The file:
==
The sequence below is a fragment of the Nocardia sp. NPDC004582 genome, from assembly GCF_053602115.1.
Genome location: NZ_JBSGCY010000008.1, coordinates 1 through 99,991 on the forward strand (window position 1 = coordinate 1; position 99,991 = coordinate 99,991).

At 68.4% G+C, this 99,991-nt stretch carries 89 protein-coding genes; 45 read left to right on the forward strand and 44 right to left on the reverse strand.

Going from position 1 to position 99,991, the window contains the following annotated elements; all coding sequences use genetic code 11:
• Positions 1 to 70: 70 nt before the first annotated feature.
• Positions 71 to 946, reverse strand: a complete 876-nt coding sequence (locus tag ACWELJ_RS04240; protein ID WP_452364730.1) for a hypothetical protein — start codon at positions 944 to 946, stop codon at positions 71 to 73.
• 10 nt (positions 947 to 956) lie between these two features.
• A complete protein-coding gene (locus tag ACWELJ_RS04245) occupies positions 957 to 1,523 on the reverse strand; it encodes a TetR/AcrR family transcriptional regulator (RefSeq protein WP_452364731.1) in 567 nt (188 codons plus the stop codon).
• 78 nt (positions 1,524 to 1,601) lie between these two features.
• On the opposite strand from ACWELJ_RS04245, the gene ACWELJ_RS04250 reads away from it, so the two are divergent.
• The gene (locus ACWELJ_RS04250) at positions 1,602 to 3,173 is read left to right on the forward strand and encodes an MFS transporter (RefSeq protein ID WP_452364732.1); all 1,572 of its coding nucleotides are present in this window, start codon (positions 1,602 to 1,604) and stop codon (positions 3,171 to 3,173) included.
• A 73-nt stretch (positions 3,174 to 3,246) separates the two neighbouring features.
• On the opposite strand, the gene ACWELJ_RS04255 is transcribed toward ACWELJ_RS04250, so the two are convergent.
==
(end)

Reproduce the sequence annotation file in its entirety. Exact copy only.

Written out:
The sequence below is a fragment of the Nocardia sp. NPDC004582 genome, from assembly GCF_053602115.1.
Genome location: NZ_JBSGCY010000008.1, coordinates 1 through 99,991 on the forward strand (window position 1 = coordinate 1; position 99,991 = coordinate 99,991).

At 68.4% G+C, this 99,991-nt stretch carries 89 protein-coding genes; 45 read left to right on the forward strand and 44 right to left on the reverse strand.

Going from position 1 to position 99,991, the window contains the following annotated elements; all coding sequences use genetic code 11:
• Positions 1 to 70: 70 nt before the first annotated feature.
• Positions 71 to 946, reverse strand: a complete 876-nt coding sequence (locus tag ACWELJ_RS04240; protein ID WP_452364730.1) for a hypothetical protein — start codon at positions 944 to 946, stop codon at positions 71 to 73.
• 10 nt (positions 947 to 956) lie between these two features.
• A complete protein-coding gene (locus tag ACWELJ_RS04245) occupies positions 957 to 1,523 on the reverse strand; it encodes a TetR/AcrR family transcriptional regulator (RefSeq protein WP_452364731.1) in 567 nt (188 codons plus the stop codon).
• 78 nt (positions 1,524 to 1,601) lie between these two features.
• On the opposite strand from ACWELJ_RS04245, the gene ACWELJ_RS04250 reads away from it, so the two are divergent.
• The gene (locus ACWELJ_RS04250) at positions 1,602 to 3,173 is read left to right on the forward strand and encodes an MFS transporter (RefSeq protein ID WP_452364732.1); all 1,572 of its coding nucleotides are present in this window, start codon (positions 1,602 to 1,604) and stop codon (positions 3,171 to 3,173) included.
• A 73-nt stretch (positions 3,174 to 3,246) separates the two neighbouring features.
• On the opposite strand, the gene ACWELJ_RS04255 is transcribed toward ACWELJ_RS04250, so the two are convergent.